Two days ago, on October 21, 2015, at 4:29 p.m., Marty McFly and Doc landed here in their future — our present, and now our past. In 1985, the first “Back to the Future” movie came out, and now, 30 years later, we still remember it enough that news articles ran about the date, Toyota had a commercial and people across the world celebrated Back to the Future day. We know it so well. In 1977, the first Star Wars movie hit theaters and became one of the most financially successful movies of all time — 38 years later, we have a new Star Wars movie prepping to hit theaters.
For its 10 year anniversary, Twilight recieved a rewrite by the author with the genders swapped in the book. Next year, “Fantastic Beasts and Where to Find Them” will be released in theaters, the newest film in the Harry Potter universe, 19 years after the first book was published. Jurassic World came out 22 years after Jurassic Park, and a new one is coming out in three years. The Hobbit received three movie adaptations over a decade after the Lord of the Rings movies finished and over 70 years after the book was published. What gives these cultural phenomena such staying power? How can we even distinguish them from the ones that will die in a few years? No one talks about “Twister” anymore, after all, no matter how well it did. It’s largely forgotten.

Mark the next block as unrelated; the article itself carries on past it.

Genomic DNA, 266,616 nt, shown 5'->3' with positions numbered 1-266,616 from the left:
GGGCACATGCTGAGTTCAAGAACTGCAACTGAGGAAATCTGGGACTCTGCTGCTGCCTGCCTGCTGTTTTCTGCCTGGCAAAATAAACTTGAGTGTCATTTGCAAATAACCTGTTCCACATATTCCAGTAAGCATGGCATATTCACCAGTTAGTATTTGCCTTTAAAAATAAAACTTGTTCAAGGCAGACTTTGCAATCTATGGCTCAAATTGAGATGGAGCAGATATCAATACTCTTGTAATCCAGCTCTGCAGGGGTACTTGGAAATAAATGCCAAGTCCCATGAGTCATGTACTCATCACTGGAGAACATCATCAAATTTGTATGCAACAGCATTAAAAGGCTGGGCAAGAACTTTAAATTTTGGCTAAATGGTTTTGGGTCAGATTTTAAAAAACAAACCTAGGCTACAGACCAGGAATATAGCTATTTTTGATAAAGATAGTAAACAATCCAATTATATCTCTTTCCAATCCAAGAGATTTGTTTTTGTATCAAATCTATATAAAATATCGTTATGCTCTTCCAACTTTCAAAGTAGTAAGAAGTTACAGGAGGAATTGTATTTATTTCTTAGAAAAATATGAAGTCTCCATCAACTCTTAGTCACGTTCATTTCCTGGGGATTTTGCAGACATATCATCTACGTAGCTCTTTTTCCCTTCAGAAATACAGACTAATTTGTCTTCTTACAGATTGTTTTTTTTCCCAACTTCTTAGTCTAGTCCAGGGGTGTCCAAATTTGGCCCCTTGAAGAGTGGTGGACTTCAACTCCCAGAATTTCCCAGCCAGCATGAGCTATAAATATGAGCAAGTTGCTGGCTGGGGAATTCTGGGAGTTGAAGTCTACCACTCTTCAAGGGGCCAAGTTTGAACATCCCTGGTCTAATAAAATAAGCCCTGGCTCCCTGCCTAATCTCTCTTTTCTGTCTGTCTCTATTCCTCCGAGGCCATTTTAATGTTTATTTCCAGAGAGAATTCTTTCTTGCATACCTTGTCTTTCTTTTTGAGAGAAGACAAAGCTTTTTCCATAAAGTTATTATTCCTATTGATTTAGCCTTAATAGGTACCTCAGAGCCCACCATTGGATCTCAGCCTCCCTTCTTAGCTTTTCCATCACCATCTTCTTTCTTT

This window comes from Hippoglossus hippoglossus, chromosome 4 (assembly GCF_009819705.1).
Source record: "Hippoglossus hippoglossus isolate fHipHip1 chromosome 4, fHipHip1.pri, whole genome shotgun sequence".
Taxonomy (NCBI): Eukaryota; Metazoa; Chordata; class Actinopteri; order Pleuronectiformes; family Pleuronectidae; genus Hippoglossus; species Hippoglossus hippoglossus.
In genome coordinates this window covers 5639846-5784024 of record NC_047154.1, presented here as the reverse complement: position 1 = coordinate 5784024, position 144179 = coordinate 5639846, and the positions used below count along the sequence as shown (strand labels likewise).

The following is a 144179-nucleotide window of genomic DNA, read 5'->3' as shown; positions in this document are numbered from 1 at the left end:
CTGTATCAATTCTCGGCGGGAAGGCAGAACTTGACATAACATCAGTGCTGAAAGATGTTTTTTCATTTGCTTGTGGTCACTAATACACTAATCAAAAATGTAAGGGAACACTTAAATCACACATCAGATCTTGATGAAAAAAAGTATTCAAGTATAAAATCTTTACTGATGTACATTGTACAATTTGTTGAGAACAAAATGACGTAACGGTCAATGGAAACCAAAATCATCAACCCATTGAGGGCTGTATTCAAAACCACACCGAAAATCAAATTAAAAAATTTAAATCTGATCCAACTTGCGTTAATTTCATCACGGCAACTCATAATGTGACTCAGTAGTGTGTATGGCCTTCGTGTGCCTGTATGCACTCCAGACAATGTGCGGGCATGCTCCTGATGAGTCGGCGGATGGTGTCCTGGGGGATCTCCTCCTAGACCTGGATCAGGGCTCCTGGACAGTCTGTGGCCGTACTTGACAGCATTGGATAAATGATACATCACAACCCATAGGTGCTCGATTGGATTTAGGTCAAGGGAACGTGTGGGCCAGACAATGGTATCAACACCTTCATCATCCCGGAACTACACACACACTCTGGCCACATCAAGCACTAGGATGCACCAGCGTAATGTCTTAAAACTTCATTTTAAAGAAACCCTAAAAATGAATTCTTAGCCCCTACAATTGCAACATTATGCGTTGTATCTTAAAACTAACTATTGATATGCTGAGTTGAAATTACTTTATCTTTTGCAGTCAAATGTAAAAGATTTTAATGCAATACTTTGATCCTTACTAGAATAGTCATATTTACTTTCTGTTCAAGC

Many people know the tale of how J.K. Rowling was living on welfare when she wrote the first Harry Potter book and went from literary agent to literary agent desperately trying to find someone who would take it. Nearly two decades later, we still get news articles about each scrap of information she reveals online. George Lucas was so certain that Star Wars was going to do badly that he made a bet with Steven Spielberg, who was also working on a movie, that they would each get 2.5 percent of the others’ profits on their respective movies. Spielberg’s movie is largely forgotten (whatever it was), but he earned millions on Star Wars from that bet.
In short: We can’t tell. Dr. Seuss wrote “Green Eggs and Ham” on a bet. The X-Men were originally a rip-off of DC’s Doom Patrol. What people will love and seek enjoyment from is not something entirely predictable to the people who make that media, and what has staying power to still exist in massive popularity 70 years later is completely unpredictable. Will the Hunger Games have staying power? Once Stephenie Meyer isn’t around to release new versions of Twilight, will that die down, as well? Will this new Star Wars movie even be good?
Waiting is the only thing that can answer those questions, unless you happen to have a DeLorean. And if you do, can I borrow it, please? I didn’t manage to catch Doc on his trip, and I’ve always wanted his autograph.